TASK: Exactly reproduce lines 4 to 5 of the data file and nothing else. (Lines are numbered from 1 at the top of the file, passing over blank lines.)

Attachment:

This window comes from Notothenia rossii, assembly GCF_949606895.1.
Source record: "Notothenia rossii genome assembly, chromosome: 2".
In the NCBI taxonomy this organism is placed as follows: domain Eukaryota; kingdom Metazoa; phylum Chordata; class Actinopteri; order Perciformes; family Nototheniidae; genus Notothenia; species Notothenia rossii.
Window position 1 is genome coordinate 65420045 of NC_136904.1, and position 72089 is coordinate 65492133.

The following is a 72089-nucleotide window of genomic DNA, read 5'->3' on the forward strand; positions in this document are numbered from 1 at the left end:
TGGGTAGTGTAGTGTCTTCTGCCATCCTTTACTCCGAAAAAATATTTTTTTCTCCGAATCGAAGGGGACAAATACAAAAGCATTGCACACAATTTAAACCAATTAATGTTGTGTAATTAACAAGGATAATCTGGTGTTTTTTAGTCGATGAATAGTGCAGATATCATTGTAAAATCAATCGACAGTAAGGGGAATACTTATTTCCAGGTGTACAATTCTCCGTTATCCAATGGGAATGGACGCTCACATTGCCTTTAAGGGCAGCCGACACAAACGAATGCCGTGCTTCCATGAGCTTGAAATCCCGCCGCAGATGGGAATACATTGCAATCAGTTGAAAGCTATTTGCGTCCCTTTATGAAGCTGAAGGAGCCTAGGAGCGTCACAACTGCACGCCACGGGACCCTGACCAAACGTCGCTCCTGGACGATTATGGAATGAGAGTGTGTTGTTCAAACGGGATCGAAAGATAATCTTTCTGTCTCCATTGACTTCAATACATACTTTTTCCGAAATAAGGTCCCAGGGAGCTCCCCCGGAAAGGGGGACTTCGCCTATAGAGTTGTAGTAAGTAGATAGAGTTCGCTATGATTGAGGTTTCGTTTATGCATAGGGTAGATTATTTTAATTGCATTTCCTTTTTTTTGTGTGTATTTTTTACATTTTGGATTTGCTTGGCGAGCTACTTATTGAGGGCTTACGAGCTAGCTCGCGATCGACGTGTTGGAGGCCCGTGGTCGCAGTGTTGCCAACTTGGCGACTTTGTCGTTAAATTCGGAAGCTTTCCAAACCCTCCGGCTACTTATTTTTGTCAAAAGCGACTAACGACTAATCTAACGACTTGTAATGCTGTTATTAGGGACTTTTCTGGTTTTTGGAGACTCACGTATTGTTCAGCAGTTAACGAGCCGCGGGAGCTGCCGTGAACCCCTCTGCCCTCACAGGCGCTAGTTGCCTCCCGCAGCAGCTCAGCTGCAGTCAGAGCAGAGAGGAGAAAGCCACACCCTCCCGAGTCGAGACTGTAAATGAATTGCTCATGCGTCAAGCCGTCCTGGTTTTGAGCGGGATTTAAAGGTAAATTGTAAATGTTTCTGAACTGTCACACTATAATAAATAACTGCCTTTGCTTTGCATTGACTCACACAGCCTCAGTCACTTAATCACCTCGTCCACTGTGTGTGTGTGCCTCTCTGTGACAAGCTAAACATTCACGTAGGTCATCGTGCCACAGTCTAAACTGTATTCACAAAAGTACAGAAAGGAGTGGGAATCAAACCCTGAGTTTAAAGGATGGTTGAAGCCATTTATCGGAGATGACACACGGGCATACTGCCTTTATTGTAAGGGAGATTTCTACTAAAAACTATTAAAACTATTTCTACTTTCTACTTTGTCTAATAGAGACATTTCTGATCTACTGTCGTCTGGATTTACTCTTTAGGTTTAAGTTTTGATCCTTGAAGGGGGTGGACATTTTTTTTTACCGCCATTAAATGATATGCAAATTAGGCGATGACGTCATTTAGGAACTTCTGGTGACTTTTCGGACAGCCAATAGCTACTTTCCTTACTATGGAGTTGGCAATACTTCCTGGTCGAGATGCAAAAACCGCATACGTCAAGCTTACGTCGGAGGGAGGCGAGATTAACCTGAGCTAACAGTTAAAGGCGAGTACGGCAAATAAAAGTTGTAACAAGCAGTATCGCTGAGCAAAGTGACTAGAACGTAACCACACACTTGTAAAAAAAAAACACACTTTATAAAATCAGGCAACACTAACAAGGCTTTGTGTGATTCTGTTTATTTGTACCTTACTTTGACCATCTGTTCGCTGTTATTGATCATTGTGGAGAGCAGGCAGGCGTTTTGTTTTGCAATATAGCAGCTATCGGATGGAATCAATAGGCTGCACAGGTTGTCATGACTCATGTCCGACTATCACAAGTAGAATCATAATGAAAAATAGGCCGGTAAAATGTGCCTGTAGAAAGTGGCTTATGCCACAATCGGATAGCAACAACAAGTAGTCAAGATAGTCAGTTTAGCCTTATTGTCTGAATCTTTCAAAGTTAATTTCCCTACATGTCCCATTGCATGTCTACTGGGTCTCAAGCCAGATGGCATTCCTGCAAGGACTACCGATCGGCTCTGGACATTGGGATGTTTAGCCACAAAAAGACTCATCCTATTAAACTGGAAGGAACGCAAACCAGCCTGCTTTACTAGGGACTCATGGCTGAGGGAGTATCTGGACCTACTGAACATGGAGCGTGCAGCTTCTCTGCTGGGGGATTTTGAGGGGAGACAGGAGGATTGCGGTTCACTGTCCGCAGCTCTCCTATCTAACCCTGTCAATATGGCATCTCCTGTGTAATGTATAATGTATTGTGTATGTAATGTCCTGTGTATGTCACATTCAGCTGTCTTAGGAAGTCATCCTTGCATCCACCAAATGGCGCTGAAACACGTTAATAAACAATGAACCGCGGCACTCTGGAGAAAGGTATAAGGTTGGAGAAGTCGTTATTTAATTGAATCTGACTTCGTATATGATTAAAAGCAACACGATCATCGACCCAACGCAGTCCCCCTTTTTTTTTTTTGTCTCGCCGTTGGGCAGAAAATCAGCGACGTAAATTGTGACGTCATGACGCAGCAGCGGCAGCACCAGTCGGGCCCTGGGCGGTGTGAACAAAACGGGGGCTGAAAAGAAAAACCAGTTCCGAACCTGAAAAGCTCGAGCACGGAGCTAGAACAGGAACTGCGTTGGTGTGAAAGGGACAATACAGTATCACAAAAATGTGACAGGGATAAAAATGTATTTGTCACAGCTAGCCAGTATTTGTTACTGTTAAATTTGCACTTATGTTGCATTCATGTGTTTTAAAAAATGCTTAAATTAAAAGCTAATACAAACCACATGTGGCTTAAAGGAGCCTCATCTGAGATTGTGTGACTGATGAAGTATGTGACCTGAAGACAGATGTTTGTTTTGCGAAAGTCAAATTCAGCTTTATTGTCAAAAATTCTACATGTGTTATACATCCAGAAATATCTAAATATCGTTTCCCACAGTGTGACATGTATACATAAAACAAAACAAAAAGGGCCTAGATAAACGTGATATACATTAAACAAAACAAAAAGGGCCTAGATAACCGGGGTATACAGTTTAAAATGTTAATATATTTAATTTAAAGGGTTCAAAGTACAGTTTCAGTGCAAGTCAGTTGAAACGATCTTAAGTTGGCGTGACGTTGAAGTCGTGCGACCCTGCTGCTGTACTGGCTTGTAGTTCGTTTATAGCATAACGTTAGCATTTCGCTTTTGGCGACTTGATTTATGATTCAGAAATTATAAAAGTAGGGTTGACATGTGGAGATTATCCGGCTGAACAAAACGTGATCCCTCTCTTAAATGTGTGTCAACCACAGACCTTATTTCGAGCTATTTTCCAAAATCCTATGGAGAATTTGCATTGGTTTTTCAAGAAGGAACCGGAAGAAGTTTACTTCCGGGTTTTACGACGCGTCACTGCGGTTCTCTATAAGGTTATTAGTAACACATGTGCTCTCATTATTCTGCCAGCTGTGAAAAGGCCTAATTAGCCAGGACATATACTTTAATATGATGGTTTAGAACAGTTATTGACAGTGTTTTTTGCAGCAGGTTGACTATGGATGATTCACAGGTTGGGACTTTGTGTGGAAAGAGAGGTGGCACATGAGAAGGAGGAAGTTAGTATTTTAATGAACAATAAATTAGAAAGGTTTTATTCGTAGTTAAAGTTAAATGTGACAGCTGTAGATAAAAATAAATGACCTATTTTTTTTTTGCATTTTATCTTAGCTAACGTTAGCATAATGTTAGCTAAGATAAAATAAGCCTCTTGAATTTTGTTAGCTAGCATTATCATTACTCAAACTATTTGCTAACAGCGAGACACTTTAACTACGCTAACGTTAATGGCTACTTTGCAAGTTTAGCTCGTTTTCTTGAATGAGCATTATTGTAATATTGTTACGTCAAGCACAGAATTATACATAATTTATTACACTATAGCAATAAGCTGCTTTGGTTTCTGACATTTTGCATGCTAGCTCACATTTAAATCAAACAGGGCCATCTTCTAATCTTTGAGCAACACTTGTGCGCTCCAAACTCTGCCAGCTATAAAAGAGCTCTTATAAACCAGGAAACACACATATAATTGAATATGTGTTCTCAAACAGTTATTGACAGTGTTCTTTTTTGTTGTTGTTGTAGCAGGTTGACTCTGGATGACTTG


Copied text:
Window position 1 is genome coordinate 65420045 of NC_136904.1, and position 72089 is coordinate 65492133.

The following is a 72089-nucleotide window of genomic DNA, read 5'->3' on the forward strand; positions in this document are numbered from 1 at the left end: